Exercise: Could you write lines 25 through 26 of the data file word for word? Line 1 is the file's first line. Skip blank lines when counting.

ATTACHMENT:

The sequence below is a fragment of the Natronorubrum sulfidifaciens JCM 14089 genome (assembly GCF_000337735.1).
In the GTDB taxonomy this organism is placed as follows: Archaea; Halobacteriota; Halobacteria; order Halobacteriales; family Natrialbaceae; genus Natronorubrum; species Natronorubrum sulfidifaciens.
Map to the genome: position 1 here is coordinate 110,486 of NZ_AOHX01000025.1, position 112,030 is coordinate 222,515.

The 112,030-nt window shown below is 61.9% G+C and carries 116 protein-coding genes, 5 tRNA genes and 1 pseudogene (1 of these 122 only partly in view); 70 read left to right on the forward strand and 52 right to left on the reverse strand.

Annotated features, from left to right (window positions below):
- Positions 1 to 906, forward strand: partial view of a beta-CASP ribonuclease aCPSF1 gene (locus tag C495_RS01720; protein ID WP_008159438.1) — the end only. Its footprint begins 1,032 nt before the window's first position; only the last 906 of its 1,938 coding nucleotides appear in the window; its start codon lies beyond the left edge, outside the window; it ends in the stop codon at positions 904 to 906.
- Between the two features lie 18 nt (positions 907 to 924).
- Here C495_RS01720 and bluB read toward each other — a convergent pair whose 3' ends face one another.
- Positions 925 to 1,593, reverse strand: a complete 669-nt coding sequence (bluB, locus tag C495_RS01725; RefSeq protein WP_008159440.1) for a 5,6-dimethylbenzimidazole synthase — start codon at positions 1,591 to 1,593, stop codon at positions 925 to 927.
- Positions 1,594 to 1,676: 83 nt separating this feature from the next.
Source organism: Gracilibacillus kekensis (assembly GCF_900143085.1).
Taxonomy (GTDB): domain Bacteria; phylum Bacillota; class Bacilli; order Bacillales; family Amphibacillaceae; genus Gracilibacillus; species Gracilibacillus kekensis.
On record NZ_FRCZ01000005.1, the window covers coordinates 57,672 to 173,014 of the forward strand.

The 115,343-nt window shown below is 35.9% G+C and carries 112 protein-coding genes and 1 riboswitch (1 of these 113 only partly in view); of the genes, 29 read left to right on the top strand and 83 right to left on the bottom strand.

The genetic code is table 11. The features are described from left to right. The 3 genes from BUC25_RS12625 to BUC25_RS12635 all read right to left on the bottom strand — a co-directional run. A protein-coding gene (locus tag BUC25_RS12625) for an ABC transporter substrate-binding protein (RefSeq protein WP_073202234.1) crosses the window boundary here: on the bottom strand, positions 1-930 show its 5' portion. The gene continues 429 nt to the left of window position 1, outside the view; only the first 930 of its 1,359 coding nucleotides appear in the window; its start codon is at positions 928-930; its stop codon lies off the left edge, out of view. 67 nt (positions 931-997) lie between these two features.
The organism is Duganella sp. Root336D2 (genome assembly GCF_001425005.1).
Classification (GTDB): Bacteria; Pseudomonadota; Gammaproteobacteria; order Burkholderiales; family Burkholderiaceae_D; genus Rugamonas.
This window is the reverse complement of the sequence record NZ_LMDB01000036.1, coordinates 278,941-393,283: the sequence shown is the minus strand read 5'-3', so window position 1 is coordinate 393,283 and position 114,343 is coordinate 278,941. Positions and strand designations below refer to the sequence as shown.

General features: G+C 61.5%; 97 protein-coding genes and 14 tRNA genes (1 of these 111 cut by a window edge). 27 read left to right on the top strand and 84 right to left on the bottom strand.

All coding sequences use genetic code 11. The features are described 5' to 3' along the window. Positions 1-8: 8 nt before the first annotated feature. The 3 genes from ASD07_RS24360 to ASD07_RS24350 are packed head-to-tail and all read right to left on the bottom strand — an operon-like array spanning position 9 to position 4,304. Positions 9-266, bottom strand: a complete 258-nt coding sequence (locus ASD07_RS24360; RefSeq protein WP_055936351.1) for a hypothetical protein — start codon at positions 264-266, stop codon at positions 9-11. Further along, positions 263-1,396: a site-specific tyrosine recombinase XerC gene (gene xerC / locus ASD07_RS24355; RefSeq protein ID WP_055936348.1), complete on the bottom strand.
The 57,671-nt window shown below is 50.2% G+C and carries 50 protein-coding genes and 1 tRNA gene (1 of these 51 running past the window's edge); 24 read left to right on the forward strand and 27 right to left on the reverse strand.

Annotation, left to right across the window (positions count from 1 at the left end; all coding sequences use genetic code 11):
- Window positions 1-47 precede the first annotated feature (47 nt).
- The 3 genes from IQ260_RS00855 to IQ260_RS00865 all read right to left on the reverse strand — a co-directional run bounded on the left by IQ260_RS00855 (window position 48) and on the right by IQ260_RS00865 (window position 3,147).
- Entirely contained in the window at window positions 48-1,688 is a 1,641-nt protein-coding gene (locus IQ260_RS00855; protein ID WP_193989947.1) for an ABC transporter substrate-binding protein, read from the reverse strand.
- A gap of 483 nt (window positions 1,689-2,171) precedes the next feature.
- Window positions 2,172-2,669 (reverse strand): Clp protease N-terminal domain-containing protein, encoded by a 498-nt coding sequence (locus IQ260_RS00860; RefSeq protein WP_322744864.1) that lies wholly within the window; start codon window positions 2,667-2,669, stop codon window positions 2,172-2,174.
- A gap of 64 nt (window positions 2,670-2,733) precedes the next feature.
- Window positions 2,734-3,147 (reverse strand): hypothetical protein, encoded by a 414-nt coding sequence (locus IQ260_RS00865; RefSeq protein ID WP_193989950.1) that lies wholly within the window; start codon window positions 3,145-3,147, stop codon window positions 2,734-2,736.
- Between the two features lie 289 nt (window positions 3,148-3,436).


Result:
- Entirely contained in the window at window positions 48-1,688 is a 1,641-nt protein-coding gene (locus IQ260_RS00855; protein ID WP_193989947.1) for an ABC transporter substrate-binding protein, read from the reverse strand.
- A gap of 483 nt (window positions 1,689-2,171) precedes the next feature.